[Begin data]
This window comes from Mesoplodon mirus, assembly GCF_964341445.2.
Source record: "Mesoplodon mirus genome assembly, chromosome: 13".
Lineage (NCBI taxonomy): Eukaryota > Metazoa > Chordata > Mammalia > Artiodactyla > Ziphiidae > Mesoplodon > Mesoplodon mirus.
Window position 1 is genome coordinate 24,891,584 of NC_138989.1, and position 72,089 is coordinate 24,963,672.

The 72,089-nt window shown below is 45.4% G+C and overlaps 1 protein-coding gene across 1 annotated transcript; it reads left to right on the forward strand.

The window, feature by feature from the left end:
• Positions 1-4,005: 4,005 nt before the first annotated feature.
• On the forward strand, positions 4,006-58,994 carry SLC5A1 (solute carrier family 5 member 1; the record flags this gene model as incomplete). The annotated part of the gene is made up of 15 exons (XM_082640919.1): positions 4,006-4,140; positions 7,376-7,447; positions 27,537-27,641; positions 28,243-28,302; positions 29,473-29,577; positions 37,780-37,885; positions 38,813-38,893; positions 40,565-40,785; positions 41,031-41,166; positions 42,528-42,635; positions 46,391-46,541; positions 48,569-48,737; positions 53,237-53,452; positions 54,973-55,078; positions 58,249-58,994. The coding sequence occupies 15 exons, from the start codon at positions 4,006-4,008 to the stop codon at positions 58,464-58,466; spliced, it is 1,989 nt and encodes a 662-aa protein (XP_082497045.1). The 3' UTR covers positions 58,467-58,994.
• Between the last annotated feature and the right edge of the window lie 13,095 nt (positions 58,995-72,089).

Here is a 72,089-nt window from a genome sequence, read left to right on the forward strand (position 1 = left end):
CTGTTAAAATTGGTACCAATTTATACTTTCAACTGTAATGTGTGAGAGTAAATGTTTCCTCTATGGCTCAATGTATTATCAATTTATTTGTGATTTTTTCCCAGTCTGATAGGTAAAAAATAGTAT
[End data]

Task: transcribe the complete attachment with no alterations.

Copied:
This window comes from Mesoplodon mirus, assembly GCF_964341445.2.
Source record: "Mesoplodon mirus genome assembly, chromosome: 13".
Lineage (NCBI taxonomy): Eukaryota > Metazoa > Chordata > Mammalia > Artiodactyla > Ziphiidae > Mesoplodon > Mesoplodon mirus.
Window position 1 is genome coordinate 24,891,584 of NC_138989.1, and position 72,089 is coordinate 24,963,672.

The 72,089-nt window shown below is 45.4% G+C and overlaps 1 protein-coding gene across 1 annotated transcript; it reads left to right on the forward strand.

The window, feature by feature from the left end:
• Positions 1-4,005: 4,005 nt before the first annotated feature.
• On the forward strand, positions 4,006-58,994 carry SLC5A1 (solute carrier family 5 member 1; the record flags this gene model as incomplete). The annotated part of the gene is made up of 15 exons (XM_082640919.1): positions 4,006-4,140; positions 7,376-7,447; positions 27,537-27,641; positions 28,243-28,302; positions 29,473-29,577; positions 37,780-37,885; positions 38,813-38,893; positions 40,565-40,785; positions 41,031-41,166; positions 42,528-42,635; positions 46,391-46,541; positions 48,569-48,737; positions 53,237-53,452; positions 54,973-55,078; positions 58,249-58,994. The coding sequence occupies 15 exons, from the start codon at positions 4,006-4,008 to the stop codon at positions 58,464-58,466; spliced, it is 1,989 nt and encodes a 662-aa protein (XP_082497045.1). The 3' UTR covers positions 58,467-58,994.
• Between the last annotated feature and the right edge of the window lie 13,095 nt (positions 58,995-72,089).

Here is a 72,089-nt window from a genome sequence, read left to right on the forward strand (position 1 = left end):
CTGTTAAAATTGGTACCAATTTATACTTTCAACTGTAATGTGTGAGAGTAAATGTTTCCTCTATGGCTCAATGTATTATCAATTTATTTGTGATTTTTTCCCAGTCTGATAGGTAAAAAATAGTAT